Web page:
CURRENT ARCHAEOLOGY 113
I was sorry to hear recently of the death of Peter Scott. I met him when he was digging the Roman site at Piercebridge in Co. Durham (CA 40 and 55). He was a news paper proprietor who owned a string of local newspapers in Lan cashire where he had introduced the new technology sufficiently successfully to enable him to retire early and devote himself to archae ology. He gave me some very good advice when he told me that 1 should work harder on the Letters page of Current Archaeology. Let ters pages are not always as easy to prepare as might appear; but Let ters are read, and if you enjoy our Letters' Page, thank Peter Scott for his good advice.
Peter Scott's most famous discovery was what appeared to be a bridge abuttment situated on dry land, 100 yards downstream from the traditional site of the Roman bridge. It was difficult to explain, but he suggested that the original Roman bridge had been swept away and that the river had then changed its course, thus necessitating the new bridge.
A different interpretation has recently been put forward by
Raymond Selkirk. Ray is another amateur archaeologist who is a retired air line pilot: though we bear the same name, we are not related! He argued that the bridge had always been in its traditional position as indeed is confirmed by air photographs showing the roads approaching it. He points out that there is no way by which the river could have scoured out a new channel 4 metres deep in hard rock in the course of less than 2,000 years. Last summer he has been getting some further evidence.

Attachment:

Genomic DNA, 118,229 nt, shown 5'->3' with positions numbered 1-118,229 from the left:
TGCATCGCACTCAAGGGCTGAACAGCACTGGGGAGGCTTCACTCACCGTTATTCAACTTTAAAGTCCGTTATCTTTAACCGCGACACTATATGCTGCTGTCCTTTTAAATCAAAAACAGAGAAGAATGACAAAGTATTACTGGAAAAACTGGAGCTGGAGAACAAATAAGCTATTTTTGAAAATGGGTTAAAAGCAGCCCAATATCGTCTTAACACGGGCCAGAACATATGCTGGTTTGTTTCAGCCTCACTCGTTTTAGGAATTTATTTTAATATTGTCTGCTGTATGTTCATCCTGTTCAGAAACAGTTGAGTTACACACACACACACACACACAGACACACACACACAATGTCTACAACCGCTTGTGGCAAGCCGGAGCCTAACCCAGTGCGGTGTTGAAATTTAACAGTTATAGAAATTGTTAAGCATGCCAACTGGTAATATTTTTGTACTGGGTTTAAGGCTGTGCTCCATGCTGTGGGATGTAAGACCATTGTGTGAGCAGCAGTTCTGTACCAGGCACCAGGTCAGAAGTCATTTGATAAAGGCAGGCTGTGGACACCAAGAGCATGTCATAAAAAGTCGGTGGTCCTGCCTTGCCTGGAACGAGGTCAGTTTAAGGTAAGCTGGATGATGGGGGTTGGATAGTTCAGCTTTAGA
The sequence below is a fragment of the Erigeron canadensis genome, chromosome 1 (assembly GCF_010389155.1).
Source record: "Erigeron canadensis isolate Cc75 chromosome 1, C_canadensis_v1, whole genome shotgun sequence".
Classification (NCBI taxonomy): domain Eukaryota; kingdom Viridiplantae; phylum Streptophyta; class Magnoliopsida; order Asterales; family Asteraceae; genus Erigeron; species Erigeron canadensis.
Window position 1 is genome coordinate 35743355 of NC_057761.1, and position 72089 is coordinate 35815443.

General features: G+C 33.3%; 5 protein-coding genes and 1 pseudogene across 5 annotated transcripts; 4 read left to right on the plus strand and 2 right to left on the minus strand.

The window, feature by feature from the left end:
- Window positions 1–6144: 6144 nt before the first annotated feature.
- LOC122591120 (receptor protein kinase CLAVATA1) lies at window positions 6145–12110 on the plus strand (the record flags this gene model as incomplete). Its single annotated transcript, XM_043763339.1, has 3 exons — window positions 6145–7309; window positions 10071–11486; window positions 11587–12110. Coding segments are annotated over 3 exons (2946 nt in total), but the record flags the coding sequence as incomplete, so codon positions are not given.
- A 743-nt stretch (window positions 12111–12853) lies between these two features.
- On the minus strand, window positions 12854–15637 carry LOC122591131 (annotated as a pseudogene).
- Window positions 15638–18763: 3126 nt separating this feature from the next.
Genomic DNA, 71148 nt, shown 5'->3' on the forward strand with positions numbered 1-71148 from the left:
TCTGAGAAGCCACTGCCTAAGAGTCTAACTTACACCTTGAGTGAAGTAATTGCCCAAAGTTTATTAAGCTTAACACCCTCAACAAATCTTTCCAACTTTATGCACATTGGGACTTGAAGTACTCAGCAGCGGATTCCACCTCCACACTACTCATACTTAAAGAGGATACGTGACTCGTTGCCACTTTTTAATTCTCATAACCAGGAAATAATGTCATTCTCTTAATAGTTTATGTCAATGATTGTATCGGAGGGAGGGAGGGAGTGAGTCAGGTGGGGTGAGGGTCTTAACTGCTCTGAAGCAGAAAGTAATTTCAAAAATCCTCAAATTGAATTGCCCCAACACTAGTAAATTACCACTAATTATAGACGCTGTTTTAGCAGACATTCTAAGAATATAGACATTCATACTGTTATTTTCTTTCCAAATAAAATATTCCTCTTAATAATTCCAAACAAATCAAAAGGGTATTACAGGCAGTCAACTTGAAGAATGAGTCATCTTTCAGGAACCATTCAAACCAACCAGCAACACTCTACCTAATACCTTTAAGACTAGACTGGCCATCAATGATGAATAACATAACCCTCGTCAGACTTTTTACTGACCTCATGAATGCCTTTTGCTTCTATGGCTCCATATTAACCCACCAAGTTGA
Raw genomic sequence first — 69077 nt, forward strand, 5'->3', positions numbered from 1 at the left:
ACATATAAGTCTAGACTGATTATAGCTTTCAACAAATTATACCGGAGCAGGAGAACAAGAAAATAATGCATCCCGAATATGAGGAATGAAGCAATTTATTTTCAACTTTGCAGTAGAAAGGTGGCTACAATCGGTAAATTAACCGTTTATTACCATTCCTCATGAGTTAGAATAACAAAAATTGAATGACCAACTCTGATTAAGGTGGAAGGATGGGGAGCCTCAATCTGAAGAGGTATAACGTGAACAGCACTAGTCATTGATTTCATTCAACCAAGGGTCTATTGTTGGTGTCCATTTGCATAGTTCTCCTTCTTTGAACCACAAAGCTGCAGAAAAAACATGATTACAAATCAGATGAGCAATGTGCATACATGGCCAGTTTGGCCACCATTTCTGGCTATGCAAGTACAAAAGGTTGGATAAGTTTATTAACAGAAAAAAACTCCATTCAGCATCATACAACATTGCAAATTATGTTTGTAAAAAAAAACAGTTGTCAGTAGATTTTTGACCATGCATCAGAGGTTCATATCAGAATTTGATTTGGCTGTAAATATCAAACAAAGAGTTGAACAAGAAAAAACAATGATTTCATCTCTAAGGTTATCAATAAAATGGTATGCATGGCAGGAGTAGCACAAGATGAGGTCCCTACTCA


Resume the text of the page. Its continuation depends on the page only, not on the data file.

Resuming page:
"Last year," he writes "I recruited two expert divers, Bob Middlemas and Rolfe Mitchinson and asked them to search the river bed at Piercebridge. Not only did they find the remains of the Roman Dere Street bridge, they found pottery and garbage thrown from the bridge. This was still where it had fallen between boulders on the riverbed. They also found hundreds of votive offerings, including coins, brooches, rings and figurines. The Roman pottery spans the whole 400 year occupation and the coins range from 70 to 350. The latest find is a Saxon cross headed brooch (type C2) recovered from amongst Roman offerings in the centre of the river. This suggests that the bridge must still have been intact at the date of the brooch (c.450 - 600)".
Nevertheless even if we accept that the Roman bridge was unmoved, there still remains the problem of the abuttments excavated by Peter Scott. Ray Selkirk explains that these may have formed an overspill for an adjacent dam across the river placed there in order to raise the level of the river in order to make it navigable. The Medieval millstream, he argues, was originally a Roman barge canal.
The trouble, however, is that there is no sign of what must have been a fairly massive dam. "I have often been asked" he writes "where has the massive dam gone? The answer of course is that it is in the same place as the stonework from the Dere Street bridge and the fort and vicus - all reused in the cottages and the buildings of the village". Nevertheless, I still find myself wondering that since the foundations of the bridge still survive under water and since the slipway for the excess water still survives at the side with its ashlar masonry still intact, why have all traces of the dam disappeared? The Piercebridge formula still remains a mystery.
Left. Model of the proposed reconstruction. Traces have been found of the bridge foundations in the background, and also of the overspill on the left, but no trace of the dam has been found.
Opposite. Some of the finds made by divers adjacent to the bridge.
Photos: Raymond Selkirk